There’s often this sense that we have a choice to make—a choice about whether to protect the environment or to focus on growing more food or getting clean water to more people. With more strategic thinking about how we manage water, though, we can truly see improvements in all of these areas. And that helps me sleep at night.
Earlier this week in Stockholm, I joined colleagues from Conservation International, World Vision and other NGOs and government agencies to talk about nature-based solutions that can strike a better balance to meet our needs for food, water and ecosystem health.
In my presentation, I zeroed in on natural infrastructure. You’ve probably heard this term thrown around a lot. It encompasses all sorts of land and water elements, but basically refers to nature’s capacity to complement, augment or replace the services provided by traditional engineered infrastructure.
This chart from my presentation shows how ‘green,’ or natural, infrastructure can provide the same kinds of benefits as traditional ‘gray,’ or manmade, structures.
Don’t get me wrong—natural infrastructure isn’t always the right choice instead of built infrastructure, but both options should be on the table. Often, the best choice might be a well-designed combination of the two. But without healthy ecosystems in well-functioning watersheds, the infrastructure built for irrigation or water supply often fails to operate sustainably. The cost of ignoring the value of natural infrastructure can be high, and it’s typically the poorest and most vulnerable people who face the gravest consequences.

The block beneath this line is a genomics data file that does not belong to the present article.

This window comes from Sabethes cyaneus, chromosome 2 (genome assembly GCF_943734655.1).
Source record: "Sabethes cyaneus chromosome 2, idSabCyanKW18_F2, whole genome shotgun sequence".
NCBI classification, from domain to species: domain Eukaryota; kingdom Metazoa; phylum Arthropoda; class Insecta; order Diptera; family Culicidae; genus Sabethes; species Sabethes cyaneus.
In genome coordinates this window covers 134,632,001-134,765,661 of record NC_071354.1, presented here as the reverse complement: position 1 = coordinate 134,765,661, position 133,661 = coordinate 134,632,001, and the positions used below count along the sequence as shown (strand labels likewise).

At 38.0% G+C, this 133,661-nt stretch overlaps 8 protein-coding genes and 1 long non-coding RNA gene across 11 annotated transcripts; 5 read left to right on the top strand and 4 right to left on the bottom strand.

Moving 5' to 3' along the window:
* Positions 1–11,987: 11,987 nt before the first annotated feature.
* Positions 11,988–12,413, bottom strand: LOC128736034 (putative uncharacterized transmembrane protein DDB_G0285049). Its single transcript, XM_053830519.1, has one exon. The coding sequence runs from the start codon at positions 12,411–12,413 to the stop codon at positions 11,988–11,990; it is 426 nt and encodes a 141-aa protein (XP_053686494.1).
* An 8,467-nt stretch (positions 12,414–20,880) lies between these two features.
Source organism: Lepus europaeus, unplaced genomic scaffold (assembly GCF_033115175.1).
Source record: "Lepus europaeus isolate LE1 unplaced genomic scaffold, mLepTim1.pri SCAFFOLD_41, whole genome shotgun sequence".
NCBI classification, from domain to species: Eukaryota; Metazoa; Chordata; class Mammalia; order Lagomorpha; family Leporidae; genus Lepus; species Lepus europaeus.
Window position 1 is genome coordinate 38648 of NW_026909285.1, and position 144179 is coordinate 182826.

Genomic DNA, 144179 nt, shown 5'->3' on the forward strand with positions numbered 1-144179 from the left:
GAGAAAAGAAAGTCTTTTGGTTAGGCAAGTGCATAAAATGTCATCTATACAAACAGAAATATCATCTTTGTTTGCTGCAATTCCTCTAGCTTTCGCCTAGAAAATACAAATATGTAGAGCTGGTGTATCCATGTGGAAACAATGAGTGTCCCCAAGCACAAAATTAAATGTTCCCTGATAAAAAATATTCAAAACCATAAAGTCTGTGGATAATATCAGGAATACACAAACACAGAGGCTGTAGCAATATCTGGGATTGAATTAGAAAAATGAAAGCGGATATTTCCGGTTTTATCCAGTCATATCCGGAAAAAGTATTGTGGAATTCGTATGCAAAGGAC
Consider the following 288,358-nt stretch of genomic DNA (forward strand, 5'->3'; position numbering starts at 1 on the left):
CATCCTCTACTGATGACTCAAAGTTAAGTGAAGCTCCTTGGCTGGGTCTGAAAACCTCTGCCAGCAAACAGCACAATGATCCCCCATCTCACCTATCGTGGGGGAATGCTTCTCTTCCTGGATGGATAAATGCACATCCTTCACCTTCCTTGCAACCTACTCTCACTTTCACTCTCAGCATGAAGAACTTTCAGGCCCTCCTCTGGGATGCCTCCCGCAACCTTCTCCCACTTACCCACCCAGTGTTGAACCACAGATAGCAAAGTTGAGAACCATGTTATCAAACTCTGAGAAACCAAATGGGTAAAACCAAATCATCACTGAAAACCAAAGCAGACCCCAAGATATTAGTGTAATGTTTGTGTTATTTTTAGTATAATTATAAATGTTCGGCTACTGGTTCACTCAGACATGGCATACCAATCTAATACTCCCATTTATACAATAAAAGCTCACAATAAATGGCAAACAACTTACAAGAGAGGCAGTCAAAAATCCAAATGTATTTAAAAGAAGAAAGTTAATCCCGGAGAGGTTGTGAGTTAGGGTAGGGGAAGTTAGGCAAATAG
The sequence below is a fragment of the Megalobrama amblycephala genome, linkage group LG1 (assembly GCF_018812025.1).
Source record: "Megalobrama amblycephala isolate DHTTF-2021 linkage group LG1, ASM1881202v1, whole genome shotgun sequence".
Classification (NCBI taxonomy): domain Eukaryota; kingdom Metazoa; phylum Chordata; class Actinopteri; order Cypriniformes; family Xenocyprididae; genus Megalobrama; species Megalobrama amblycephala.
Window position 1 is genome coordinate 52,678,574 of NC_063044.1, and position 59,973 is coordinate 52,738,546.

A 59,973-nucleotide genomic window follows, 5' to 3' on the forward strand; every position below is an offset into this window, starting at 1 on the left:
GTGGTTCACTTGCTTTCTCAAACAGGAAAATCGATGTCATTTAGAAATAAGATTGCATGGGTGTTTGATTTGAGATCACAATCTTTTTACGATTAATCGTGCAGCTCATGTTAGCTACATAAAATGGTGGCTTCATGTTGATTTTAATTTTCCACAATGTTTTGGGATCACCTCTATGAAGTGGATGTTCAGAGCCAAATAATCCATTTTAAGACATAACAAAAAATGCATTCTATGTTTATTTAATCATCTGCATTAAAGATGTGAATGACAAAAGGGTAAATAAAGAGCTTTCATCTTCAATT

Take Diama Dam. It was constructed in the Senegal Delta in 1985 to stop the dry season influx of saline water into the lower delta and to store water for irrigation.
By 1994, starved of annual floods, the delta became hyper-salinised and choked with invasive weeds. Only 44,000 hectares of the planned 375,000 hectares of irrigation was being farmed and the daily income of fishers was reduced to less than US$3 per day. Livestock grazing virtually disappeared.
According to Putting Nature in the Nexus, infrastructure engineered for agricultural intensification had degraded the natural infrastructure of the delta and the livelihoods that went with it. People were poorer, and less water and food secure.
Fast forward to 1998 when seasonal flooding was restored. The daily income per fisher rose to more than US$20 and cattle were again grazing across the delta. Clearly, it’s a stark reminder that ecosystem health is key not only to natural species and habitat, but also to our own economic vitality and wellbeing.
We can get this right if we make wise decisions about infrastructure and appreciate the true value of all the natural solutions already out there.
Learn more about this topic from the ‘Nature Based Solutions’ forum at World Water Week, or visit nature.org.
[Image: Restoring meanders, wetlands and oxbow lakes to Benson Creek, Arkansas. Image Source: The Nature Conservancy]
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